Release Date: March 3, 2015
Thirty-eight year old Kitty Miller is pretty satisfied with her life thus far. Sure, things could be better. The bookstore that she runs with her best friend, Frieda, is struggling. She’s still single with no real prospects in sight, and she lives with a cat. A nice cat, but still – a cat. But it’s 1962, and Kitty doesn’t feel like she needs a man in her life – unless she meets the right man, of course. She thought she might have found the right guy (from a personals ad in the Denver Post, of all things!) but the jerk never showed up when they finally agreed to meet. Who needs a man, anyway? (Except for Patsy Cline, apparently.) She’s got her best friend Frieda, her parents just a few blocks away, her cat Aslan, the bookstore…
Yup, she’s pretty content with her life.
But then, maybe deep down inside, she’s not. Maybe the lack of a husband and a family is bothering her more than she realizes. Because she keeps having these dreams. Pretty vivid dreams. Of an attentive husband with piercingly blue eyes, a nice, modern house, and two perfect flaxen haired children – twins. She knows the dreams are pure fantasy because in them she wears pearls (Pearls! As if!) and she makes a flawless dinner and knows how to sew – and that certainly is not Kitty Miller!
But then, in the dreams – those incredibly lucid dreams – she’s not Kitty Miller, she’s Katharyn Andersson. And there aren’t two children, there’s three, but the third is somehow … different. And while Frieda is still there, somewhere, she’s … not there. And in these dreams, Kitty feels like something is lost, something is missing, despite it seeming like everything should be perfect. And they won’t go away.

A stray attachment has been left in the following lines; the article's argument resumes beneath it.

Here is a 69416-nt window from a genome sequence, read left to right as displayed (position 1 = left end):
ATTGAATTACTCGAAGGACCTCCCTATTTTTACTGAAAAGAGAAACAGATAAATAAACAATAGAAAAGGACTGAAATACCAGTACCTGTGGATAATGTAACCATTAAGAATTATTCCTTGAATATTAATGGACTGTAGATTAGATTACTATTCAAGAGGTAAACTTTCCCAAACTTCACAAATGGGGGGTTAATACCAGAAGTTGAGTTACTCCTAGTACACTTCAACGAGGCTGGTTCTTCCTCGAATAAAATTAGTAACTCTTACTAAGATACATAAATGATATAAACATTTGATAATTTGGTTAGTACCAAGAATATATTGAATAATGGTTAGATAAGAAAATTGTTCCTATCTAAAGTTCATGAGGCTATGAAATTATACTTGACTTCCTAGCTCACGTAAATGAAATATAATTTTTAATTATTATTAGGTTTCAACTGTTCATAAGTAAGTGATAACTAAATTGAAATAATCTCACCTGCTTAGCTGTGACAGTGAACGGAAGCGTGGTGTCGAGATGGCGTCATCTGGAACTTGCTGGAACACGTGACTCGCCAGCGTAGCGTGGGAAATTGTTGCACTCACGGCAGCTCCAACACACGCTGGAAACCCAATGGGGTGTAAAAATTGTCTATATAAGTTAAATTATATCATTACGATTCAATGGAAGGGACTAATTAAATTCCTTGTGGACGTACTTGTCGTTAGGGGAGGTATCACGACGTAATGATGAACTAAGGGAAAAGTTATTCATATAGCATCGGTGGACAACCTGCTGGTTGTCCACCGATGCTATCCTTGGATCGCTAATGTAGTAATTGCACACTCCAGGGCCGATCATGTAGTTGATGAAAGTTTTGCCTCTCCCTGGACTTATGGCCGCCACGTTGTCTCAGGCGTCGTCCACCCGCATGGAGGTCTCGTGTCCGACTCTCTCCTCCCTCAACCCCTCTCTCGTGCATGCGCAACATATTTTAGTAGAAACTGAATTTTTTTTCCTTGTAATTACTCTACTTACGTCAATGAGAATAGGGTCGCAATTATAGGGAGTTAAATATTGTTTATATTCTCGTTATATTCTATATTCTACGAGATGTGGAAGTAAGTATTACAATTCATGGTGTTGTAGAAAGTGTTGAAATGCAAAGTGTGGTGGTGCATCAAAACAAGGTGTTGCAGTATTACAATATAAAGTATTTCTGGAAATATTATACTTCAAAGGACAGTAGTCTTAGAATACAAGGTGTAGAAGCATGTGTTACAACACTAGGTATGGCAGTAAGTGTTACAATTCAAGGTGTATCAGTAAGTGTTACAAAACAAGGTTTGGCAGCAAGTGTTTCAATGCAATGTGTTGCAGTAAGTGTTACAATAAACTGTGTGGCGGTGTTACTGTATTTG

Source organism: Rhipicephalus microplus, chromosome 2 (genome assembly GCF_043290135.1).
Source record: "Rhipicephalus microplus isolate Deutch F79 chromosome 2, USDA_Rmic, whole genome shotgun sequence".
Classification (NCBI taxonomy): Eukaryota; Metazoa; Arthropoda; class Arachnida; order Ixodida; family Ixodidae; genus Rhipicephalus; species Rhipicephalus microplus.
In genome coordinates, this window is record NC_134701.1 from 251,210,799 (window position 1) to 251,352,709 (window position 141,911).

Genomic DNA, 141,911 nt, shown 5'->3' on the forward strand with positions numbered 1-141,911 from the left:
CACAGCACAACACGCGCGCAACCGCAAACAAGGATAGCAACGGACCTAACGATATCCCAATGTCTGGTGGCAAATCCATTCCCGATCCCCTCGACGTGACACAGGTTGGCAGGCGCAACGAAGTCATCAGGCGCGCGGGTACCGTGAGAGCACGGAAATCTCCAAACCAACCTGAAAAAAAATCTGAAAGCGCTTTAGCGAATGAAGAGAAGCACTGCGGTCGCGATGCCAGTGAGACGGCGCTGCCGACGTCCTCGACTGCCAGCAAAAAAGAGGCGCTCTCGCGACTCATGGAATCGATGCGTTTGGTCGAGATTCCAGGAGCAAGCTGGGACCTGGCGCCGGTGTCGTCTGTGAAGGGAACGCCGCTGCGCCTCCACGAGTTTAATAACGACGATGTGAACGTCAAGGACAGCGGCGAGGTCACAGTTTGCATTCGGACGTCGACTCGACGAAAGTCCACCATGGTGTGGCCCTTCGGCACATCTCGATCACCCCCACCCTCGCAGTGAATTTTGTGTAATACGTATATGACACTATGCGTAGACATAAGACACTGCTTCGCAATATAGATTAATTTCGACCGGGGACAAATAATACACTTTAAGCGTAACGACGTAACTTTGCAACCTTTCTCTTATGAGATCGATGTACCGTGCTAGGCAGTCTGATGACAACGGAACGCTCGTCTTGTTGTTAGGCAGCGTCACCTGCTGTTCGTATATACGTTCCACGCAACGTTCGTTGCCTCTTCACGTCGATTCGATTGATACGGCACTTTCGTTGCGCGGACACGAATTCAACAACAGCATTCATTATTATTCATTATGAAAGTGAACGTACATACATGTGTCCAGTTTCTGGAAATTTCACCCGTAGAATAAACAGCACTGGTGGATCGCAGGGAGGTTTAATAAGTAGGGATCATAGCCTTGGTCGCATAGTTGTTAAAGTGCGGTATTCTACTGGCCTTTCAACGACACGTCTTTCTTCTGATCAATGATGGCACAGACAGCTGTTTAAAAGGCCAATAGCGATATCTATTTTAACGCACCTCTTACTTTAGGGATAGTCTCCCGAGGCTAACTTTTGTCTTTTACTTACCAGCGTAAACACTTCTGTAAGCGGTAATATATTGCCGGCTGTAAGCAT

Author Cynthia Swanson, who is making her debut with The Bookseller, keeps us guessing throughout this book. As Kitty’s dreams become more and more real, we wonder if she is perhaps living in two different realities, or if it could be that there are parallel dimensions bleeding into each other. We slowly watch Kitty become disoriented, confused on the idea of “reality”, how seeming to exist in both worlds impacts the decisions she makes in each. Who is she, really? Why is her reality shifting, and so vividly? Her dreams seem to point to a “perfect” life – could they be exposing her insecurity with the decisions she had made in the life she is really living? What if? What if?
Small touches have a huge impact in this novel. Not only the 1960s references (I laughed out loud when Kitty mentioned “Dippity-Do”!), but also in the moments that resonate quietly, such as when Kitty learns that her parent’s relationship wasn’t quite as fulfilling as Kitty had always assumed it was. Kitty’s relationship with Frieda is especially engaging, in both realities; the way they relate to each other at all times rings as supremely genuine. And then, the final pages are intense and emotionally wrenching – but still without hysterics or hyperbole.
The Bookseller is a highly commendable debut novel from a born storyteller. It will be fun to see what Cynthia Swanson brings us next.